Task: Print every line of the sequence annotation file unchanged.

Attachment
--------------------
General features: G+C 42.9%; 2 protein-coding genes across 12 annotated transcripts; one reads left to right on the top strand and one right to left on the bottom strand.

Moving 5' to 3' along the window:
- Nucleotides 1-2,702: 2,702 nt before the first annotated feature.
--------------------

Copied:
General features: G+C 42.9%; 2 protein-coding genes across 12 annotated transcripts; one reads left to right on the top strand and one right to left on the bottom strand.

Moving 5' to 3' along the window:
- Nucleotides 1-2,702: 2,702 nt before the first annotated feature.